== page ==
In mid-February, before the "Obamagate" flap really heated up, Jennifer Harper of the Washington Times pointed out that media outlets were openly advocating for a shadow government. She wrote:
The notion that a “shadow presidency” is up and running to counter President Trump is very popular in the press at the moment. Multiple news organizations now bandy about such terms as “shadow White House,” “shadow government” or “shadow Cabinet.” The narrative insists that noble entities are out to counter the “chaos” — manned by angry activists from the nonprofit Organizing for Action, or by former members of the Obama administration still employed by the federal government. Hillary Clinton’s name has also been mentioned.In a separate take in her "Inside the Beltway" column, Harper wrote (emphasis added):
The idea of hostile “shadow” management has been around for a while. The term “shadow president” appeared in wishful news reports and commentary as early as November and continued right through Mr. Trump’s inauguration — and beyond. Even before Mr. Trump took the presidential oath on Jan. 20, veteran political commentator Bill Moyers suggested Mrs. Clinton give her own inaugural address, advising Democrats to “prepare by joining together as a movement and creating the constituency of what will be, in effect, a shadow government — one that will serve to track and respond to every single bad action undertaken by the Trump administration and its monolithic Congress.”
On Inauguration Day, GQ magazine advised,”Barack Obama is preparing for his third term.” Global news organizations also pondered the dynamics: “Democrats are eager for Barack Obama to play the role of shadow president, offering direction to Americans who feel they lost their political compass the day Mr. Trump was elected,” noted ABC News — in this case, that’s the Australian Broadcasting Corp. News.
While some “shadow” coverage is jaunty and blithe, other reports are not.
“Former President Obama is waging war against the Trump administration through his generously funded agitation outfit, Organizing for Action, to defend his monumentally destructive record of failure and violent polarization. It is a chilling reminder that the increasingly aggressive, in-your-face Left in this country is on the march,” investigative reporter Matthew Vadum writes for FrontPage Magazine.
There’s been a lot of chatter in the press about a “shadow presidency” or “shadow government” now poised to challenge President Trump and the White House. It is a popular speculation in the news media, which has been bandying those terms about since Mr. Trump won the election. There’s another term to consider, however: “soft coup,” a variation of the old coup d’etat. And the president may be facing one, some say.All that outrage and scorn we heard from certain quarters last weekend when Trump tweeted the suggestion that his phones were tapped? It was part of the plan for when the effort -- to the extent it existed -- was exposed.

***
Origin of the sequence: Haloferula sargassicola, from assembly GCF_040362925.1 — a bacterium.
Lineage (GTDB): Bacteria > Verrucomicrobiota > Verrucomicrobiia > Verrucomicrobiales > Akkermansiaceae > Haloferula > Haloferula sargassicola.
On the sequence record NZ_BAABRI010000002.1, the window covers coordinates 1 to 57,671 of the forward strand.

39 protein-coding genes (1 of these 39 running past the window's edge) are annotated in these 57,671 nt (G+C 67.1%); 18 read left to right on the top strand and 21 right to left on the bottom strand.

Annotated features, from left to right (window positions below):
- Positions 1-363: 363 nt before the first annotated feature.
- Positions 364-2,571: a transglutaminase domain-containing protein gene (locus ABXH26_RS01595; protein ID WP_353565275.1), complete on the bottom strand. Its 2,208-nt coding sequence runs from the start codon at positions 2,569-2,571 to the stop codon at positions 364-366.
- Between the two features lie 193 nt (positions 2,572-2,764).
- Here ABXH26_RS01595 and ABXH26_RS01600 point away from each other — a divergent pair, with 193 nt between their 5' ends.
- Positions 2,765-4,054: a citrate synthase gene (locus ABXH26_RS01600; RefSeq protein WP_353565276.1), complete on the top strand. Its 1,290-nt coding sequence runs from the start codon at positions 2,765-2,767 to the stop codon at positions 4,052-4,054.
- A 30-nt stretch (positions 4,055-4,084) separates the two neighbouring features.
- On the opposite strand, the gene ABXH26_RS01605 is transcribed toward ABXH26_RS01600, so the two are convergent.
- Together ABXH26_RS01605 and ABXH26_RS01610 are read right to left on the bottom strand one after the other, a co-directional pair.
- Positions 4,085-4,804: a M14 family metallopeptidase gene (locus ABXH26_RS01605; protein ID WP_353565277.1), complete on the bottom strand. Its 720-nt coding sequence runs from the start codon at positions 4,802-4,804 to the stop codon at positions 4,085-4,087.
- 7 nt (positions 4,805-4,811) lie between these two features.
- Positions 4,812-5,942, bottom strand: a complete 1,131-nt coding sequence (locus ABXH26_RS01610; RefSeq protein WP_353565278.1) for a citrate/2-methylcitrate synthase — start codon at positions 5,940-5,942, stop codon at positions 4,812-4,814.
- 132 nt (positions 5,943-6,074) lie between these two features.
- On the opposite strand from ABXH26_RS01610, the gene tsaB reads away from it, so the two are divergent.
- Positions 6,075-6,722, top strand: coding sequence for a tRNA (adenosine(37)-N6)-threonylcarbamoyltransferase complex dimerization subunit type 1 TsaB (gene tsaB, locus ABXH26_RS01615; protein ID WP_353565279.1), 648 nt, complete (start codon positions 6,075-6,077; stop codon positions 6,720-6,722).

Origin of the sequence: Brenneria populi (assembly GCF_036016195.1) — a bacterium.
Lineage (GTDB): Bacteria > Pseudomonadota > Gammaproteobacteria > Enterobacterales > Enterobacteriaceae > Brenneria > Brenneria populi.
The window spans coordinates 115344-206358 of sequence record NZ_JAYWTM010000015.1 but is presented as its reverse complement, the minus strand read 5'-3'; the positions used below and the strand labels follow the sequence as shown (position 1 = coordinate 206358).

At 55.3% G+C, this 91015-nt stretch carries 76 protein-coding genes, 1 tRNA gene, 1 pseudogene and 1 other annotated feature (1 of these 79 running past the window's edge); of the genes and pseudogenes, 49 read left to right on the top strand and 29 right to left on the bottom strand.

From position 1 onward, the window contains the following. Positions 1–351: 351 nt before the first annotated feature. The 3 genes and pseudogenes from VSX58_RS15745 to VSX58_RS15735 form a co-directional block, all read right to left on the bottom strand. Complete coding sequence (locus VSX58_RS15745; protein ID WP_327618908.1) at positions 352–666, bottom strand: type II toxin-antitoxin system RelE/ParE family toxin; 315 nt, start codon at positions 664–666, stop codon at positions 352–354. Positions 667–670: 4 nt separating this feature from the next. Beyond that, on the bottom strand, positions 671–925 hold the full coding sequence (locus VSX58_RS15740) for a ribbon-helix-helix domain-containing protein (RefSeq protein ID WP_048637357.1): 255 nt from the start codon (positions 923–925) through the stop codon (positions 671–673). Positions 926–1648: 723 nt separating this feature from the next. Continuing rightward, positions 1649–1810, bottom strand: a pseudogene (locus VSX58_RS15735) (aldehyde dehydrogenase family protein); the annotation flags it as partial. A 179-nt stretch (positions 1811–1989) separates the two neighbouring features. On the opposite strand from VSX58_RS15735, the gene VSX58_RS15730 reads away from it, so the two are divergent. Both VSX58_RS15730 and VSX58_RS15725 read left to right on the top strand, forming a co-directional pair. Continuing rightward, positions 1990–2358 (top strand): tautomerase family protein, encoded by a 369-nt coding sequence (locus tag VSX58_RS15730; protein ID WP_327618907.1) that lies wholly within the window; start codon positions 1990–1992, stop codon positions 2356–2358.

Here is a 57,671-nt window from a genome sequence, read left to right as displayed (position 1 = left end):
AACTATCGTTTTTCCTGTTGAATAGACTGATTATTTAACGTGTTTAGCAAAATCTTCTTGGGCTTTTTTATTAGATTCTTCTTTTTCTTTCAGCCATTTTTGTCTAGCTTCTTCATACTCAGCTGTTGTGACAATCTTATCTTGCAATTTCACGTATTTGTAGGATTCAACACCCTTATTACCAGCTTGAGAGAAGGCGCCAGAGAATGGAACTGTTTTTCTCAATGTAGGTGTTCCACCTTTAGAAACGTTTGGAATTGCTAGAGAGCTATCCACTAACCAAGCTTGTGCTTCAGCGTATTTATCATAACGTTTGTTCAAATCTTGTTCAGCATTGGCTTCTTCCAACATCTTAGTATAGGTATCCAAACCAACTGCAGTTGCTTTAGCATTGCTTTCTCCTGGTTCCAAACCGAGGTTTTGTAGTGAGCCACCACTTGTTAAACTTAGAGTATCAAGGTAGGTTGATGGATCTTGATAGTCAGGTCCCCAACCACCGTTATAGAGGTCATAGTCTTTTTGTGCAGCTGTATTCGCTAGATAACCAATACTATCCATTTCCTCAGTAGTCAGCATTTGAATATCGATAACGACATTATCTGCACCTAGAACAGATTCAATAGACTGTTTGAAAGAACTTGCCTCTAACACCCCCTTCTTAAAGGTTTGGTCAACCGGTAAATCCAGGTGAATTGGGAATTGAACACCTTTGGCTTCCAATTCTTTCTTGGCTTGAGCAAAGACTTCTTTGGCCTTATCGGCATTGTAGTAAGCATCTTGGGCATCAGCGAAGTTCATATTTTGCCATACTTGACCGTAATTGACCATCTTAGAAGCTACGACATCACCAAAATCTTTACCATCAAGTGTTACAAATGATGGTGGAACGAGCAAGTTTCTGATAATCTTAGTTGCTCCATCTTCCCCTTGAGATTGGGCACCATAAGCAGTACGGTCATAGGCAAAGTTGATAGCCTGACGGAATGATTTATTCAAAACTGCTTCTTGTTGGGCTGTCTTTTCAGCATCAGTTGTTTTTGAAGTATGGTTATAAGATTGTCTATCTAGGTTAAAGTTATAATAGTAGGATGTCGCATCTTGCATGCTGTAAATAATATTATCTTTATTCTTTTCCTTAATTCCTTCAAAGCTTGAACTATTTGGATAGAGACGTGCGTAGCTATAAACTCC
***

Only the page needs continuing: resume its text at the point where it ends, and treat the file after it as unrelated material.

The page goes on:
“The soft coup against the Trump administration continues. A soft coup is a coordinated effort to delegitimize or undermine a lawfully elected official,” says Chris Farrell, director of investigations for Judicial Watch. “Soft coups include actions by senior government officials refusing to carry out their roles and critical tasks, or otherwise acting in opposition to the letter or spirit of law to diminish or remove de facto power from those who otherwise would legally wield it.”
Mr. Farrell says shoddy journalism plays a distinct role in the phenomenon.
“Politicized news media can be complicit in the scheme of the soft coup by engaging in false or misleading reporting or acting as the propaganda arms of the opposition,” he says, citing overuse of anonymous sources, an increase in corrected news reports and repeated use of certain key words as giveaways.
“How many times have you seen the word ‘chaos’ in the reporting on President Trump?” he asks. “Before our highly politicized news media slides into complete irrelevancy, I strongly advise reporters and editors to pause and evaluate their reporting — set aside personal biases, reinvigorate journalistic standards — then get back to reporting facts.”
That's why major corporate media can't be counted on to provide comprehensive, accurate reporting on the investigations that are occurring, much less do their own honest research. Too many of them and their colleagues are implicated.